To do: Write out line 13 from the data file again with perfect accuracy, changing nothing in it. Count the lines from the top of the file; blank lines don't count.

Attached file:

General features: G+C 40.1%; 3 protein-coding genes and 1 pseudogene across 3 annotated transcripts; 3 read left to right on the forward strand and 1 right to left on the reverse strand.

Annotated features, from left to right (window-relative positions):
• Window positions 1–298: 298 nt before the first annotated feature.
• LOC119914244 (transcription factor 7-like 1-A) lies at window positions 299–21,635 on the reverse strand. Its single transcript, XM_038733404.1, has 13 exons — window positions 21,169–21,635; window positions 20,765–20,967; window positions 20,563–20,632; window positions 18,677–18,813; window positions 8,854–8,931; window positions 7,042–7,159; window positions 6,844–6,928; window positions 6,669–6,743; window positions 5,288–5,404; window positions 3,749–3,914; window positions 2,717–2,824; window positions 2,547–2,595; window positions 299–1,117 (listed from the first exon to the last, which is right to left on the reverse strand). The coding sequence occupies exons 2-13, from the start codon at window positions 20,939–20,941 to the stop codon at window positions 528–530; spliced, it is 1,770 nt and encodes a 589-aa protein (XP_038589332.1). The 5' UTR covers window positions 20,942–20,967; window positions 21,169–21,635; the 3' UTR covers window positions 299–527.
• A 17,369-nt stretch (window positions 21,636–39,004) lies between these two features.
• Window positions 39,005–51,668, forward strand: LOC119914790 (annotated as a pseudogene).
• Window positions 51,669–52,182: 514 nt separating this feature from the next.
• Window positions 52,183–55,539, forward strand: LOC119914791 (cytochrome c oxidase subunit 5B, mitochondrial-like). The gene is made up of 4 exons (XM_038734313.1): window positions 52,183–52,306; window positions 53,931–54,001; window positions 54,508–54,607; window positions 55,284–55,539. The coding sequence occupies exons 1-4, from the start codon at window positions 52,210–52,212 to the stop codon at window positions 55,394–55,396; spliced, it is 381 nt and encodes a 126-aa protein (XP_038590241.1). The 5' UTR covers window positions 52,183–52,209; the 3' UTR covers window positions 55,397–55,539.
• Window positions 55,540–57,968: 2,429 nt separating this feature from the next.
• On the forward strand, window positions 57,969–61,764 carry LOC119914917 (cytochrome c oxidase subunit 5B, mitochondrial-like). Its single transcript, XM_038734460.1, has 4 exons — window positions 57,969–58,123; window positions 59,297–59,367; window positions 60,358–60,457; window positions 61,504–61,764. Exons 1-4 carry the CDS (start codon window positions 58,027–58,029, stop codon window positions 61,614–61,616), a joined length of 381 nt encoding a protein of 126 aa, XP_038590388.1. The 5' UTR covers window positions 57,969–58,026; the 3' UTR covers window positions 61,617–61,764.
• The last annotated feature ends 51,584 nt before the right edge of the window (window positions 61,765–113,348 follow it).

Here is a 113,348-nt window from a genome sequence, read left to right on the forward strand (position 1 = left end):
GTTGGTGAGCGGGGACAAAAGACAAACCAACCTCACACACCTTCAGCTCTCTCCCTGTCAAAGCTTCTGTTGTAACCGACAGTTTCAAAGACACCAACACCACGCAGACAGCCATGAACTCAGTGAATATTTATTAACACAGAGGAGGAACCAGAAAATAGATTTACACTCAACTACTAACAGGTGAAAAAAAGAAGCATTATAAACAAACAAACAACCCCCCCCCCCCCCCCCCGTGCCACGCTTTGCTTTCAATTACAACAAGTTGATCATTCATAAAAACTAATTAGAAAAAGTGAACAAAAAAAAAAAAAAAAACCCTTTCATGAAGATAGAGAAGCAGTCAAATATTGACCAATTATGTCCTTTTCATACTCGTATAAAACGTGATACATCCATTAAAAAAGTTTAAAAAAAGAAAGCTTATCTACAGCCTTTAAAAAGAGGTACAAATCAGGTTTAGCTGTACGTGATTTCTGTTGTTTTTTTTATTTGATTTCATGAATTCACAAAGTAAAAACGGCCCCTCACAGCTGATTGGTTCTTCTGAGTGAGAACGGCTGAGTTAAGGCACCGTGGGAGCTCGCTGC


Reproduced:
GTTGGTGAGCGGGGACAAAAGACAAACCAACCTCACACACCTTCAGCTCTCTCCCTGTCAAAGCTTCTGTTGTAACCGACAGTTTCAAAGACACCAACACCACGCAGACAGCCATGAACTCAGTGAATATTTATTAACACAGAGGAGGAACCAGAAAATAGATTTACACTCAACTACTAACAGGTGAAAAAAAGAAGCATTATAAACAAACAAACAACCCCCCCCCCCCCCCCCCGTGCCACGCTTTGCTTTCAATTACAACAAGTTGATCATTCATAAAAACTAATTAGAAAAAGTGAACAAAAAAAAAAAAAAAAACCCTTTCATGAAGATAGAGAAGCAGTCAAATATTGACCAATTATGTCCTTTTCATACTCGTATAAAACGTGATACATCCATTAAAAAAGTTTAAAAAAAGAAAGCTTATCTACAGCCTTTAAAAAGAGGTACAAATCAGGTTTAGCTGTACGTGATTTCTGTTGTTTTTTTTATTTGATTTCATGAATTCACAAAGTAAAAACGGCCCCTCACAGCTGATTGGTTCTTCTGAGTGAGAACGGCTGAGTTAAGGCACCGTGGGAGCTCGCTGC